But because Ferguson is a city which is two-thirds black run by a white mayor and an overwhelmingly white police force, and because there has been a history of tension between the cops and the black community, the Brown case was too juicy for the race industry not to politicize. Within days of the shooting, Jesse Jackson had weighed in, only to ultimately be booed when he committed the unmannerly act of fundraising among the aggrieved in Ferguson. So had Al Sharpton, who managed to incite a riot on Sunday. And Eric Holder swung into full Trayvon mode, descending on Ferguson with FBI agents and DOJ community organizers in tow and by the weekend demanding a third autopsy of Brown.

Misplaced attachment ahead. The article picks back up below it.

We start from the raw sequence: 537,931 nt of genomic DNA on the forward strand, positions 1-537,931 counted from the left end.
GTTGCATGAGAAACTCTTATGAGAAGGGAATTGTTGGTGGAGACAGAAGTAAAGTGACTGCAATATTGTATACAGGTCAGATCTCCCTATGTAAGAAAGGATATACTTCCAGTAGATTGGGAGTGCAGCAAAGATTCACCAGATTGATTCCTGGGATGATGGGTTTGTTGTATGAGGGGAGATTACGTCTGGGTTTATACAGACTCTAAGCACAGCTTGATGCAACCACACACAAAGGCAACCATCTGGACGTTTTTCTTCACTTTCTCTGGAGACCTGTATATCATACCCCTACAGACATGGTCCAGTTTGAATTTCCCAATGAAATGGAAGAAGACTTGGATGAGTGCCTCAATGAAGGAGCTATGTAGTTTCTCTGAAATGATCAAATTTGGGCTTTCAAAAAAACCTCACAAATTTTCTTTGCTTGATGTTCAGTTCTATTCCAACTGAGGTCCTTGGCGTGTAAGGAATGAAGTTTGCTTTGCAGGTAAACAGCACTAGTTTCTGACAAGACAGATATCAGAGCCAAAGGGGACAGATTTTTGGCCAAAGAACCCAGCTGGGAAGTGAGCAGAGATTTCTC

The result? Naturally, shooting and looting more than a week removed from Brown’s death, and a nation transfixed by racial animosity as Occupy groups, the New Black Panthers and International ANSWER were setting up shop to defy the authorities. The Ferguson PD couldn’t stop it, neither could the St. Louis Police nor the Missouri Highway Patrol.

Obama, by the weekend, finally let word out that he’d pause his Martha’s Vineyard vacation and go back to his job — if briefly. Perhaps he sensed an opportunity in speechifying about Ferguson; after all, the Trayvon Martin racial dustup did him a solid in the 2012 electoral cycle. Making Brown a new martyr for the race industry and a rallying cry for Democratic voters seems as good a strategy for holding onto the Senate as any, no?

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About the Author

Scott McKay is publisher of the Hayride, which offers news and commentary on Louisiana and national politics.